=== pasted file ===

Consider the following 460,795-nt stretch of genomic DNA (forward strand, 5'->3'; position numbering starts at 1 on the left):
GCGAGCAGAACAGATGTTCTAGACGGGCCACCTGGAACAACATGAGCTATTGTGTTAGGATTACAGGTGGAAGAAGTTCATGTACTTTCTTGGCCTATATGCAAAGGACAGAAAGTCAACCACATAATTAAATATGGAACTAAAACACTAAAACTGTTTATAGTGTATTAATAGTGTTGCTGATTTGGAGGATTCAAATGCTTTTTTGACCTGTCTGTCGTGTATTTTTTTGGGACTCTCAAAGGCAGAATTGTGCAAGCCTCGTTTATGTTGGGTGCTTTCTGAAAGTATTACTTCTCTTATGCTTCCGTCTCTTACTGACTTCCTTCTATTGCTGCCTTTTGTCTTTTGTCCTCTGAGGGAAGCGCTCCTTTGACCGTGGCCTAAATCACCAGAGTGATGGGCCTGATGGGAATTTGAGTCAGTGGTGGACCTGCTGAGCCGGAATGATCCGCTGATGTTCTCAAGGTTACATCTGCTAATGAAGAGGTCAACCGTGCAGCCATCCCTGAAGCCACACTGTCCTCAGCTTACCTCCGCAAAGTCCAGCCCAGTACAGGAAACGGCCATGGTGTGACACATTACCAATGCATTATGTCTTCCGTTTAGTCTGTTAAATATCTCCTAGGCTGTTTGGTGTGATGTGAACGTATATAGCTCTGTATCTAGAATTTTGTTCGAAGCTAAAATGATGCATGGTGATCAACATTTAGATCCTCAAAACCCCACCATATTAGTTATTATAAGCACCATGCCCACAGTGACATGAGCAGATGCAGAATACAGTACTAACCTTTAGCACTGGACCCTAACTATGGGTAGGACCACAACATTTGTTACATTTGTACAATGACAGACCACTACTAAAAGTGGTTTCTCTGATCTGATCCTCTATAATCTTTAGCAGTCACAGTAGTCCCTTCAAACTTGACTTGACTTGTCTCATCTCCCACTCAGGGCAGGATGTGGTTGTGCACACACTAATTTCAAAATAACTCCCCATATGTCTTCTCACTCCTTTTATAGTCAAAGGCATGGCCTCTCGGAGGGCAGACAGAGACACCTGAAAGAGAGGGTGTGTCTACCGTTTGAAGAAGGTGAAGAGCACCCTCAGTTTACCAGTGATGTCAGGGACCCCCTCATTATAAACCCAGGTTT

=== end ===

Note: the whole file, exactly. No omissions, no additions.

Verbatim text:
Consider the following 460,795-nt stretch of genomic DNA (forward strand, 5'->3'; position numbering starts at 1 on the left):
GCGAGCAGAACAGATGTTCTAGACGGGCCACCTGGAACAACATGAGCTATTGTGTTAGGATTACAGGTGGAAGAAGTTCATGTACTTTCTTGGCCTATATGCAAAGGACAGAAAGTCAACCACATAATTAAATATGGAACTAAAACACTAAAACTGTTTATAGTGTATTAATAGTGTTGCTGATTTGGAGGATTCAAATGCTTTTTTGACCTGTCTGTCGTGTATTTTTTTGGGACTCTCAAAGGCAGAATTGTGCAAGCCTCGTTTATGTTGGGTGCTTTCTGAAAGTATTACTTCTCTTATGCTTCCGTCTCTTACTGACTTCCTTCTATTGCTGCCTTTTGTCTTTTGTCCTCTGAGGGAAGCGCTCCTTTGACCGTGGCCTAAATCACCAGAGTGATGGGCCTGATGGGAATTTGAGTCAGTGGTGGACCTGCTGAGCCGGAATGATCCGCTGATGTTCTCAAGGTTACATCTGCTAATGAAGAGGTCAACCGTGCAGCCATCCCTGAAGCCACACTGTCCTCAGCTTACCTCCGCAAAGTCCAGCCCAGTACAGGAAACGGCCATGGTGTGACACATTACCAATGCATTATGTCTTCCGTTTAGTCTGTTAAATATCTCCTAGGCTGTTTGGTGTGATGTGAACGTATATAGCTCTGTATCTAGAATTTTGTTCGAAGCTAAAATGATGCATGGTGATCAACATTTAGATCCTCAAAACCCCACCATATTAGTTATTATAAGCACCATGCCCACAGTGACATGAGCAGATGCAGAATACAGTACTAACCTTTAGCACTGGACCCTAACTATGGGTAGGACCACAACATTTGTTACATTTGTACAATGACAGACCACTACTAAAAGTGGTTTCTCTGATCTGATCCTCTATAATCTTTAGCAGTCACAGTAGTCCCTTCAAACTTGACTTGACTTGTCTCATCTCCCACTCAGGGCAGGATGTGGTTGTGCACACACTAATTTCAAAATAACTCCCCATATGTCTTCTCACTCCTTTTATAGTCAAAGGCATGGCCTCTCGGAGGGCAGACAGAGACACCTGAAAGAGAGGGTGTGTCTACCGTTTGAAGAAGGTGAAGAGCACCCTCAGTTTACCAGTGATGTCAGGGACCCCCTCATTATAAACCCAGGTTT